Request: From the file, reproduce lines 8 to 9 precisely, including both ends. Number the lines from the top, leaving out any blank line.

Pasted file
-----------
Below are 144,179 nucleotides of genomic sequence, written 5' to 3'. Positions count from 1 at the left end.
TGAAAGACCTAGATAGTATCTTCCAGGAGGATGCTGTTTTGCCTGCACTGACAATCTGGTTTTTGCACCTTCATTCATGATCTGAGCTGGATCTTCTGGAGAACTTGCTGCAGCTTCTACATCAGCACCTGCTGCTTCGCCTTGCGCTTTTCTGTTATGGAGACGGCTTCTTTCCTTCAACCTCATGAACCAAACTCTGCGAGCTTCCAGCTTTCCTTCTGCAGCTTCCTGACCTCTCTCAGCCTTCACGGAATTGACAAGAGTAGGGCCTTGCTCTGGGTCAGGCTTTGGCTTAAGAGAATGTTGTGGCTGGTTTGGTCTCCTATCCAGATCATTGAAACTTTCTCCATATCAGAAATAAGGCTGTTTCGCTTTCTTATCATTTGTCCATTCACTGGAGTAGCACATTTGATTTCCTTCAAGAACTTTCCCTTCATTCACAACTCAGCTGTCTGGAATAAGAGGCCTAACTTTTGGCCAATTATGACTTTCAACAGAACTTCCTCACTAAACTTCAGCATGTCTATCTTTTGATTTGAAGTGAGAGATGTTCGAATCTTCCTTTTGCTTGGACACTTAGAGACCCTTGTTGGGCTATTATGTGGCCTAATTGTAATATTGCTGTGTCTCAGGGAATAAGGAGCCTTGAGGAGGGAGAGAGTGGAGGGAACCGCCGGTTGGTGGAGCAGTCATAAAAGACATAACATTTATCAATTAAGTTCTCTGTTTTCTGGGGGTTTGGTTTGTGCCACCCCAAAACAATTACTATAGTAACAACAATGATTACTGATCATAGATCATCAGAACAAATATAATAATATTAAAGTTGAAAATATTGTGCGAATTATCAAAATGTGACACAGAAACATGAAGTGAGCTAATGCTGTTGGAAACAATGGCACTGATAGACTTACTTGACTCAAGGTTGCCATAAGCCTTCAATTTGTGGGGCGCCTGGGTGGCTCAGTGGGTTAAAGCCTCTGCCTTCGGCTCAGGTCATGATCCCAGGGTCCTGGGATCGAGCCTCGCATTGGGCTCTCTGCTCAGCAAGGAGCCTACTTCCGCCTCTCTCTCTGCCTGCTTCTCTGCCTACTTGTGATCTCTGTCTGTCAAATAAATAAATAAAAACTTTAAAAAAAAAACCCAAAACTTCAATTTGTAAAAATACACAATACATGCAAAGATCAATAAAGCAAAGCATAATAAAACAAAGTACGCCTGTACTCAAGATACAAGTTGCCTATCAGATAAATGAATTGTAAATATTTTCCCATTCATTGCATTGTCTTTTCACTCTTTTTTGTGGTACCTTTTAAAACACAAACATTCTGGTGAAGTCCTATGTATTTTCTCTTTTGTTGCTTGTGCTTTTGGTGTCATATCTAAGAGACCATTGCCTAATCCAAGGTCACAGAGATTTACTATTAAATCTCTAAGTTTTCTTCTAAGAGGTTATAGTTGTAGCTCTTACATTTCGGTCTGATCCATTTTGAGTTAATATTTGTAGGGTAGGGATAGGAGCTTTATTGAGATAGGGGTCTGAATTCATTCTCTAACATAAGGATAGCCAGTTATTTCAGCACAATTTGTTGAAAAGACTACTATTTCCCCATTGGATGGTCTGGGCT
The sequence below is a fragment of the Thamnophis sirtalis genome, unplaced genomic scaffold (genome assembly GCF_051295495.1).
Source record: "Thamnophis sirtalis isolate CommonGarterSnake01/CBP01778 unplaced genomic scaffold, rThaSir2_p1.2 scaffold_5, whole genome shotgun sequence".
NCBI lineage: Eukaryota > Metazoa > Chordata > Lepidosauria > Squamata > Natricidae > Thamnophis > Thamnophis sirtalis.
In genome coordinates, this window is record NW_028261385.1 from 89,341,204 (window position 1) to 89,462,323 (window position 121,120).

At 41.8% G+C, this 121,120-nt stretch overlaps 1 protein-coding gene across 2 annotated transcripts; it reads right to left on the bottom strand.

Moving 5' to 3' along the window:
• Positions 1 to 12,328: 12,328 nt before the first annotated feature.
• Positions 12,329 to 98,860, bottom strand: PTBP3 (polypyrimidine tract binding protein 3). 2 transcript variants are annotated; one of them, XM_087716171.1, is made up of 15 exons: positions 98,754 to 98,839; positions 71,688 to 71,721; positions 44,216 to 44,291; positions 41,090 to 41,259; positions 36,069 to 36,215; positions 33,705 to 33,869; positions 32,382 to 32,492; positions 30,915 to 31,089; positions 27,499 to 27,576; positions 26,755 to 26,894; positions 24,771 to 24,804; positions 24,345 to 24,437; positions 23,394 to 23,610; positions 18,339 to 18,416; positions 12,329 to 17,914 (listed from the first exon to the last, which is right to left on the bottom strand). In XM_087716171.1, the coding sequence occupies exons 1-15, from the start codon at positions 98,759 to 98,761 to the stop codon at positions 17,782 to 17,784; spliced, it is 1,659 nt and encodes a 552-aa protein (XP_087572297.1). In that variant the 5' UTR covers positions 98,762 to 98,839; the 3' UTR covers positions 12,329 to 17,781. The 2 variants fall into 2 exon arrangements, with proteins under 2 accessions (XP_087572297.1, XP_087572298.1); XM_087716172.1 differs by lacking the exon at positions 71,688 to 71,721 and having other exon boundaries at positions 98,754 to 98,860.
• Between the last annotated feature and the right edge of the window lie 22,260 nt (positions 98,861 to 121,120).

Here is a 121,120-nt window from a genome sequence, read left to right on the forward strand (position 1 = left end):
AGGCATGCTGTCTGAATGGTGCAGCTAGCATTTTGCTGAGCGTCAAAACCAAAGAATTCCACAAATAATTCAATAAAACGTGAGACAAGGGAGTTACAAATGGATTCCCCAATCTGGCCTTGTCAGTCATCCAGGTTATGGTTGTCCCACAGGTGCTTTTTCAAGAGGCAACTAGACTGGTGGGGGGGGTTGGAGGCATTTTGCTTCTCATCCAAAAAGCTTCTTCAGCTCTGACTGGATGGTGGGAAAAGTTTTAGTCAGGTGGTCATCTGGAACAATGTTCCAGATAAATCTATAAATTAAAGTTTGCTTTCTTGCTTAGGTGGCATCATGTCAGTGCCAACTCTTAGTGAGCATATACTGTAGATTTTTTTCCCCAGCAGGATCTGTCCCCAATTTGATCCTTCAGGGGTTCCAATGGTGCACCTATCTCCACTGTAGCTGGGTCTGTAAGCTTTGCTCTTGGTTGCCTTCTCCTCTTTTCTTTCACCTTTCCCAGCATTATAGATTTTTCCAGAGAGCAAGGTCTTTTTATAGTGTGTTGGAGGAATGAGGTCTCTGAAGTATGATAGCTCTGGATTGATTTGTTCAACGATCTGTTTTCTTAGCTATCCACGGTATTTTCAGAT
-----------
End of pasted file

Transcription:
Moving 5' to 3' along the window:
• Positions 1 to 12,328: 12,328 nt before the first annotated feature.